Panel 3: We are closer to the couple now (we can no longer see their feet, although we can see their legs).  Zoe is looking a bit embarrassed by what she has said and Peter/Jane is trying to defend her words.

Zoe: Well, to be fair, I was a bit harsh.

Peter/Jane: I’d go more with blunt than…

Panel 4: We are looking at Peter/Jane and Zoe as if there is a third person watching them, standing close to Peter/Jane, so that we see their upper body.  Peter/Jane have their eyes closed, their body language evoking a sadness emerging from words people not within this conversation have said to them.

Peter/Jane: I know I can talk without knowing what I’m saying.

         I know I can be manipulative,

Panel 5: In this panel, we see both Peter/Jane and Zoe.  Our view of them is of their upper body.  Zoe is paying attention to what Peter/Jane is saying.  Peter/Jane have their arms outstretched above them.

Peter/Jane: I mean, good God, I’m doing a “Woe is me, I’m terrible!” speech!

Panel 6: We are looking at Peter/Jane and Zoe as if there is a third person watching them, standing close to Zoe, so that we see their upper body.  Zoe wants to say something, but knows from experience that Peter/Jane need to let this all out.  Peter/Jane are putting their hands through their hair.

Peter/Jane: And that’s not even the worst part.

Page 2 Layout: The following page has two layers. On one layer, we have a close up of Peter/Jane. On the other, we have a 3X3 Panel grid.

Top Layer: In the bottom left hand corner, Peter/Jane have their hands over their knees.  Their head is slightly down while tilted towards her left.  We see them as if we were standing right in front of them.

Peter/Jane: All the things you’ve said to me.  The things you didn’t.

I always know them.  I’ve thought about them over and over again, and I’ve promised myself I would change.

         But I don’t.  I’m always the same.

         I can’t change.

Bottom Layer Panel 1: For the next seven panels, color them with darker hues.  In this panel, Peter is reading a book while a protest is going on outside of their room.

Panel 2: Jane is listening to Zoe go on about something or other.  We cannot tell what she is saying because three text boxes (which each say the word “Blah!”) are covering what she is saying.

Panel 3: Jane/Peter talking on their phone in the middle of a movie.  The movie is some generic action film about something or other (it’s probably superheroes).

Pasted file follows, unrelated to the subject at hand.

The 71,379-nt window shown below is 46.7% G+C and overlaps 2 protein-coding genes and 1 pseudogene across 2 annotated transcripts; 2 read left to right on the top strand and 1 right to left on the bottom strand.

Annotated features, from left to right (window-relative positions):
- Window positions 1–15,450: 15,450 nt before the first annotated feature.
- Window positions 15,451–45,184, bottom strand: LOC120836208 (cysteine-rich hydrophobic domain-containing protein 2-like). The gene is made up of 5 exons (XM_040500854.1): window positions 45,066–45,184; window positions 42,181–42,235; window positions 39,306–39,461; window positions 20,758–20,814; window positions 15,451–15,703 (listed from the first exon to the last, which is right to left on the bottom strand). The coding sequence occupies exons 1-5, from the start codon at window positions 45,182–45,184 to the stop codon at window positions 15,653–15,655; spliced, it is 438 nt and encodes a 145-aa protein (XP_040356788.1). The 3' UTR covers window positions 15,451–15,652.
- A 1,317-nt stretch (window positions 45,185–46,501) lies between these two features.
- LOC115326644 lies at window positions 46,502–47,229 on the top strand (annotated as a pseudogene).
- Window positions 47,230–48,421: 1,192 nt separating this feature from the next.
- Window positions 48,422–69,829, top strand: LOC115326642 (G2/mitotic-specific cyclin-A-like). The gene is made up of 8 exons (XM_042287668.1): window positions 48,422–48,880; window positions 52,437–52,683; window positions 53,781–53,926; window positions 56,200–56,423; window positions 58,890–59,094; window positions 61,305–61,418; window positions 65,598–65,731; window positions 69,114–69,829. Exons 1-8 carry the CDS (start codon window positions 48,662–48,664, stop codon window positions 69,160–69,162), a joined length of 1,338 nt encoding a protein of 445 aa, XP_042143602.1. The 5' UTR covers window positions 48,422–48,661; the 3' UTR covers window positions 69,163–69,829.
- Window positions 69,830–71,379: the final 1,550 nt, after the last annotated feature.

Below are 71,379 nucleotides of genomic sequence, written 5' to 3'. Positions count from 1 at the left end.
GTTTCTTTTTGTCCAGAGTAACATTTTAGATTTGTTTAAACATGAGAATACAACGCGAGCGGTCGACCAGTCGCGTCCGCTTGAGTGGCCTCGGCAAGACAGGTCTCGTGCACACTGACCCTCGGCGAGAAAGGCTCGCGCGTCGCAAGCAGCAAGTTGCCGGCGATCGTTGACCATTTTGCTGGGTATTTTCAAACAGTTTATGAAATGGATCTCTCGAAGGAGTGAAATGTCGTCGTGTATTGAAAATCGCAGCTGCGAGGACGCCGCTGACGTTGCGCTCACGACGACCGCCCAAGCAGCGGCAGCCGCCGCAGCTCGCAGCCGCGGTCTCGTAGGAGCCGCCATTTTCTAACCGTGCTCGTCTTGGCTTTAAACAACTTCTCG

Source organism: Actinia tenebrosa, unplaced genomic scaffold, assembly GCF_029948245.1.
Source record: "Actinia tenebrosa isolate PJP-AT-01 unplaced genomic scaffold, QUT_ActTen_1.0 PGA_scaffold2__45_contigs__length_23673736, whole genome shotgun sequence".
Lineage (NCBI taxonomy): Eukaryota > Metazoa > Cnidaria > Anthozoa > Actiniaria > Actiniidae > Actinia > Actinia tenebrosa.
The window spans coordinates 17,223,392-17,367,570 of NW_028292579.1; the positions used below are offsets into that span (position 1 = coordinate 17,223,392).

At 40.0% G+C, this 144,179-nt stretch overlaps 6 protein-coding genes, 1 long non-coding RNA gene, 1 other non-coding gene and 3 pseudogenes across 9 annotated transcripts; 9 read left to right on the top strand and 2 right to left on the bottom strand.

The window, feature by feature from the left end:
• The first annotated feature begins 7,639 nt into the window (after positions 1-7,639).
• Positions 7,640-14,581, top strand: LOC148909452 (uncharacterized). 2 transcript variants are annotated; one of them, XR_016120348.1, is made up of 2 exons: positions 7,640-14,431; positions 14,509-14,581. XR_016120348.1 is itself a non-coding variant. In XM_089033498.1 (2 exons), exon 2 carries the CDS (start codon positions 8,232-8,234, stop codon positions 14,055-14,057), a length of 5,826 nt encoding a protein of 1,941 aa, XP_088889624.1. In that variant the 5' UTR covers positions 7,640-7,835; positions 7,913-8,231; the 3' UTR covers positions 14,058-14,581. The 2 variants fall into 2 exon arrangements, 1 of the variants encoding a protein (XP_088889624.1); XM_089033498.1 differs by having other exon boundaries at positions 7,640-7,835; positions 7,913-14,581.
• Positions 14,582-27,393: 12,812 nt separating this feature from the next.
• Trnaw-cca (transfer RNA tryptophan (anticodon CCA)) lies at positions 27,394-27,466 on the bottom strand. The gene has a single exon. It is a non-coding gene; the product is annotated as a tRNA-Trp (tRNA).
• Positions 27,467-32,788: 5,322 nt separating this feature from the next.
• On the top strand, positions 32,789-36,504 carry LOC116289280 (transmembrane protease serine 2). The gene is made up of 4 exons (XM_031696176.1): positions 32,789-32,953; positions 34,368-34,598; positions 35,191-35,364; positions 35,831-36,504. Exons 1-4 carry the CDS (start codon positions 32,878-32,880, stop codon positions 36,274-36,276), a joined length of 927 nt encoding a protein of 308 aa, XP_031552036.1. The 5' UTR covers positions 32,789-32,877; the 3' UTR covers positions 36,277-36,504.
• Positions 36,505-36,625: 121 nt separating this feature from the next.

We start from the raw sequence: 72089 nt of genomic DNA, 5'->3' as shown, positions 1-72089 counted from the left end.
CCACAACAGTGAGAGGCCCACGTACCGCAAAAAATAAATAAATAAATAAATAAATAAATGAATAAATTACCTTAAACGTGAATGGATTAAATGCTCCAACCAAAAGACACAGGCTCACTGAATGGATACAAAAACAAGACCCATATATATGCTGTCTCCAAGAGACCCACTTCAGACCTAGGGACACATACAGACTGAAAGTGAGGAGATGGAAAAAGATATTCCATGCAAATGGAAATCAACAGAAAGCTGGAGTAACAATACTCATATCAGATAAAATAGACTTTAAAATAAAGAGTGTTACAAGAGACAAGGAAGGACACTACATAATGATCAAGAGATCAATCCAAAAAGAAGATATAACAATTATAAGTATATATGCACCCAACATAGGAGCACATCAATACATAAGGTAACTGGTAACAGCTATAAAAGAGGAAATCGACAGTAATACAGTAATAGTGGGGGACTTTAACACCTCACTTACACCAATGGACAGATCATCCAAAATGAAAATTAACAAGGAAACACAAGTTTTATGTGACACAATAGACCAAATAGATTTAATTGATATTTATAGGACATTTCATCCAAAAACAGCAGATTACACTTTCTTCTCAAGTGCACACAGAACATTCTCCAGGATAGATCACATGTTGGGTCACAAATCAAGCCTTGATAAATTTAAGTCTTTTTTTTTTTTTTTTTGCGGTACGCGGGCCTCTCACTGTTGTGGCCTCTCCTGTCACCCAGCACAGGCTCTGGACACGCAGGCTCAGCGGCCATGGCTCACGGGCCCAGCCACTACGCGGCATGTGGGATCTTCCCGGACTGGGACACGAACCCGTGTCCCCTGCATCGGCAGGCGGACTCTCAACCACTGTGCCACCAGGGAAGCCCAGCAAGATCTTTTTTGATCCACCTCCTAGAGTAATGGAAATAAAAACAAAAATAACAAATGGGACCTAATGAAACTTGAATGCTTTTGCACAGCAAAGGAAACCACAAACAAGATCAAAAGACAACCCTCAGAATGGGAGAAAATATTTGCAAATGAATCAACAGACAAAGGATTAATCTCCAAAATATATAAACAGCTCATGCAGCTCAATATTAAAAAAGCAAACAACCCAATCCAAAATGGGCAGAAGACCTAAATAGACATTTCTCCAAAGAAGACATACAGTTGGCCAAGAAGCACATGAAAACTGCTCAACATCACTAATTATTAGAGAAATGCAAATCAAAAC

Panel 4: Peter, age 5, is crying to their parents.  A word balloon with an image in it indicates that they want a toy in the shop window.

Panel 5: Visually, the parents indicate that Peter cannot get what they want.  This only makes them cry harder.

Panel 6: Peter is seen playing with the toy in their backyard.

Panel 7: Since it is most likely that Peter/Jane’s body will be covering this panel, how about we put in a tarot card, just for funzies.  In this case, how about the reversed version of the World, which symbolizes inertia, fixity, stagnation, and permanence.

Panel 8: We are looking directly at the couple, from an angle that shows us their upper body and nothing beneath them.  Zoe is looking directly at the reader (though not knowingly).  Peter/Jane have their face cradled in their hands

Panel 9: Zoe is looking directly at Peter/Jane, with a smile on her face.  Peter/Jane tilt their head out of their hands to look at Zoe.

Zoe: Well now I know you’re full of shit.

Peter/Jane: What?

Page 3 Layout: Much like the previous page, there is a two-layer structure.  On one we have a closer look at Zoe, on the other we have a 3X3 panel layout.

Top Layer: In the bottom left corner, Zoe is sitting.  She is looking to her left with a sly knowing look on her face.  She is smiling her Mona Lisa smile and has her left hand reaching towards Peter/Jane, as if offering her hand to be held.

Zoe: Look, I know you’re not perfect. I ’ve pretty much said as much.

But the fact is, you have changed.  And not just on the outside.  I’ve seen you become a better, more thoughtful person.

But more importantly, you’ve tried.  You’ve tried to change.  And in the end, I guess that’s what’s important:

That you want to change.

Bottom Layer Panel 1: For the entire panel layout, use brighter hues. I n this panel, Jane and Zoe are having a conversation with other people at a Pro-Choice rally.

Panel 2: Peter and Zoe are talking at a restaurant with some mutual friends.

Panel 3: Zoe is cradling a beaten and crying Peter/Jane.

Panel 4: Jane/Peter and Zoe are at a protest.  Zoe’s sign reads, “We all bleed red!” Jane/Peter’s sign reads “Oh no, Not again.” with a crudely drawn picture of two white police officers standing above a black man lying dead in a pool of his own blood.  There is a large contingent of cops with batons and teargas, ready to beat the crap out of them.

Panel 5: Jane/Peter produces a magical shield to protect as many protesters as possible.  It is starting to fail.

Panel 6: A mildly bruised Jane/Peter is cradling a beaten and stoic Zoe.

Panel 7: Zoe is talking to Peter/Jane about the way racial profiling works (symbolized in picture form in a word balloon).  Peter/Jane are silently listening.